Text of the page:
Shane Speakman (06:26):
So, so actually you helped kind of answer a question that I have, which is, is CPaaS a replacement for ucas or CPaaS or does it augment what some of those efforts or offerings?
Kevin Nethercott (06:37):
So today, I’d say it’s augmenting. Now you can build a UCaaS system, you can build a CPaaSystem on top of a CPaaS, and many companies have done that, right? And I think you’ll see the vendors in this space continue to kind of move up the stack and making features easier to consume. And so it may end up competing directly with some of the vendors that we know well in that space. But for now, I think the real value add is alongside because then you can customize what you’ve already made the investment in and just add features that are important to you rather than a full rip and replace. And so I think that’s one of the exciting things about CPaaS is that kind of everybody out there has a need for it, and it can take what I like to call putting lipstick on a pig, right? You can have a PBX system, frankly that’s 10 years old, it still works to call each other, right? But maybe you want to have a fancy ivr, you wanna be able to record things, you wanna do some other things that brand new expensive systems do. Well, you could buy that by the drip, right? So you could just get that featured from a CPaaS vendor and add that to the infrastructure that you already have. So it gives you a lot of flexibility on how you can implement and drive your communication usage.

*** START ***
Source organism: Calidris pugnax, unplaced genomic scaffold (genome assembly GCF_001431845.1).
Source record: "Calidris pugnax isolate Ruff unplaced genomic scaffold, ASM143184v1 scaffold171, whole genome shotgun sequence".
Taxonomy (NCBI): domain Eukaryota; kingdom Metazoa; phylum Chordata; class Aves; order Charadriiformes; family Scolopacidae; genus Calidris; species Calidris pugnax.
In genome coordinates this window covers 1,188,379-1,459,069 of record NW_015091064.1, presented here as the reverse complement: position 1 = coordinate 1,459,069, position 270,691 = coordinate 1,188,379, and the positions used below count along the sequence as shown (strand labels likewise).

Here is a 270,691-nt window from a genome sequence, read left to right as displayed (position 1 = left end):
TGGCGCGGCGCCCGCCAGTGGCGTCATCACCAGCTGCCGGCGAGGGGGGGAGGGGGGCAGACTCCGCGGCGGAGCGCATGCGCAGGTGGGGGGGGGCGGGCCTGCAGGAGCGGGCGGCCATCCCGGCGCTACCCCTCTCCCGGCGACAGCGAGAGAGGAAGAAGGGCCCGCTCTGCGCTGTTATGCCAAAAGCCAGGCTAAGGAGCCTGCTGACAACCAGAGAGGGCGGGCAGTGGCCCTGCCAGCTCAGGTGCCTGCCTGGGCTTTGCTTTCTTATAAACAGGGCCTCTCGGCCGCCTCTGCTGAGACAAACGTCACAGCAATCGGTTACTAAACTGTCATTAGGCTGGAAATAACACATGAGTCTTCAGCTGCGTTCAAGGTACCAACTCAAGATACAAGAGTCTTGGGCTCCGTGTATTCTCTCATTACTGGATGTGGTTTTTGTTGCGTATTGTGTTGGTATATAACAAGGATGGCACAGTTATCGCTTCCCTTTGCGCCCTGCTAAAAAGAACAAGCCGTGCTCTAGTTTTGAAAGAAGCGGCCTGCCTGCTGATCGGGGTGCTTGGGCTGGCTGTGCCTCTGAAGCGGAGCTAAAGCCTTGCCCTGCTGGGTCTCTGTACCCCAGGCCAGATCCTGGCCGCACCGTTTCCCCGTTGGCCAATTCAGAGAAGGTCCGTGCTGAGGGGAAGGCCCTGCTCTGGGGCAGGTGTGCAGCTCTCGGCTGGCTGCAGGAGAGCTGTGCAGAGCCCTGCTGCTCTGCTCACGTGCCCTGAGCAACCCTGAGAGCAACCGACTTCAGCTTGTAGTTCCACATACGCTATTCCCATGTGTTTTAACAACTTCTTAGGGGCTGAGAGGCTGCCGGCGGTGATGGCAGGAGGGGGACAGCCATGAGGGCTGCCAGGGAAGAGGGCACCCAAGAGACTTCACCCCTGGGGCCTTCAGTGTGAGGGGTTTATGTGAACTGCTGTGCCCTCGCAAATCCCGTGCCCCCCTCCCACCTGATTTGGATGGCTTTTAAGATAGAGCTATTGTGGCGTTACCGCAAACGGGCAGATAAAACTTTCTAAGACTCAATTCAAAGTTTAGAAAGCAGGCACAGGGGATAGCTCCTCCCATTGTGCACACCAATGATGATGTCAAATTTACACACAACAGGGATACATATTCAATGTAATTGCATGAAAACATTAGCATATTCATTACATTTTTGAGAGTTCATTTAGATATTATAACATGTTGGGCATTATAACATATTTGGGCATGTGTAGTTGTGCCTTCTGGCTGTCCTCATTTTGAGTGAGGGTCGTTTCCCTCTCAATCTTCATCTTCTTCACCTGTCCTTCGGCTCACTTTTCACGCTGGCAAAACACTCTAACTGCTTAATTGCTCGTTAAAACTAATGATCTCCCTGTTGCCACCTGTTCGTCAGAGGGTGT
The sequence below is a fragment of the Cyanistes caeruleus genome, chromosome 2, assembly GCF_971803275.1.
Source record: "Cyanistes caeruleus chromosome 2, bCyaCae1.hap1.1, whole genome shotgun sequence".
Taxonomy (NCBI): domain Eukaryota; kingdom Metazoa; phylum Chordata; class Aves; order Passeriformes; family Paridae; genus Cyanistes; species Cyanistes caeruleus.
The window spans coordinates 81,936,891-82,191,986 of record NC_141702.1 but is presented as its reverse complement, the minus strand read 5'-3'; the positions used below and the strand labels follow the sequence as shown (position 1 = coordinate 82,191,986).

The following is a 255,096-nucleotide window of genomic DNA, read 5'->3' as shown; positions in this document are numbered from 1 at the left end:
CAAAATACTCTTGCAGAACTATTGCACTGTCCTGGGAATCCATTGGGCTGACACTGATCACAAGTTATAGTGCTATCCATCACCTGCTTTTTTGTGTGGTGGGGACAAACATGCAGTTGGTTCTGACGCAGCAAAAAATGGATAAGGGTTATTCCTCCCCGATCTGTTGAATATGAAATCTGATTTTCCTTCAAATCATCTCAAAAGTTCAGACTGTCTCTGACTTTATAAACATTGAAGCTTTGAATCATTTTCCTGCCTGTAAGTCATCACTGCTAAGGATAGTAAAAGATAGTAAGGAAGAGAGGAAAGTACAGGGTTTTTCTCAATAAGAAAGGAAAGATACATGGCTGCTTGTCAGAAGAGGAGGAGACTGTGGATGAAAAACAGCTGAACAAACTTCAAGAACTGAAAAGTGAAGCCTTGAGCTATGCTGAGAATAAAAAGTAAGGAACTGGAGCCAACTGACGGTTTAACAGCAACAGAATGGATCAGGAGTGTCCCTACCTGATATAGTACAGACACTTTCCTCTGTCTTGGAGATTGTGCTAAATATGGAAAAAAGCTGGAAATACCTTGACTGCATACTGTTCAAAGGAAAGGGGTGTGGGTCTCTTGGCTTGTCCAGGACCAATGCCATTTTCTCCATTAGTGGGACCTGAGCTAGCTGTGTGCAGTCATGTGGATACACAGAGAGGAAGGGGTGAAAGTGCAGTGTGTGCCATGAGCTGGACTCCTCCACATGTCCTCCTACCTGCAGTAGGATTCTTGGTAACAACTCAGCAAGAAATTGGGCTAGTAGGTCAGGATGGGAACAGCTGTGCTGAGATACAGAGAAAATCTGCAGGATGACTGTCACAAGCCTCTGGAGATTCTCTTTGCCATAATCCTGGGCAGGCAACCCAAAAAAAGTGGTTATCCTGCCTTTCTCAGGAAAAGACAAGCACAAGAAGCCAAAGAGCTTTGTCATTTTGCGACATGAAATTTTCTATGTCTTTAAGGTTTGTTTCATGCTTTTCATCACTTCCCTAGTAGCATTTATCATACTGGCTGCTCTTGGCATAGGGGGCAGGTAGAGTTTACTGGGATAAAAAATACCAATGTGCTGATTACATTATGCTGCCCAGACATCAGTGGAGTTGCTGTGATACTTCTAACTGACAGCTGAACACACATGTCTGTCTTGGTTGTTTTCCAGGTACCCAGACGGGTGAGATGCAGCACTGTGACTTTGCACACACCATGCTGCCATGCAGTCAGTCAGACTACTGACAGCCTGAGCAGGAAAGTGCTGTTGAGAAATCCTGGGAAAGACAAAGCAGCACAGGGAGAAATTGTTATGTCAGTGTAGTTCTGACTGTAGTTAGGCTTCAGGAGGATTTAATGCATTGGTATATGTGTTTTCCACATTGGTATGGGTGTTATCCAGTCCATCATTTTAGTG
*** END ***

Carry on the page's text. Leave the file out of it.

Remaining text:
Shane Speakman (07:49):
Sure. And you know what’s, you know, what’s interesting is this almost reminds me of the LD days when I would have a sales rep selling an ld P R I, and he would say, Ugh, I, I made a sale, but it was only a $200 ld, P R i. And I would say, bro, like, do you know how much long distance that company uses? And the usage was really what drove the revenue. And it’s, it’s so similar in CPaaS, right? When you talk about the number of transactions. So I think one of the biggest questions partners have is, how do I get paid on this? Right? And obviously, different suppliers have different models, but in general, this is a usage product, is it not
Kevin Nethercott (08:25):
In general? It is. It is. And there’s certain use cases where it’s by the seed or by the, the licenser user. And and, and that works well too. There’s usually, in many cases, good margin in that business. But once you complete a sale, companies continually find new uses for it, right? And that’s where that usage comes in. And so it, it’s almost a land and expand type of strategy with CPaaS because there’s so many things you can do with it. You find a simple use case that gets you in the door, and then you’re able to upsell, upsell, upsell with a lot of other types of, of use cases that are relevant for your customer.
Shane Speakman (09:02):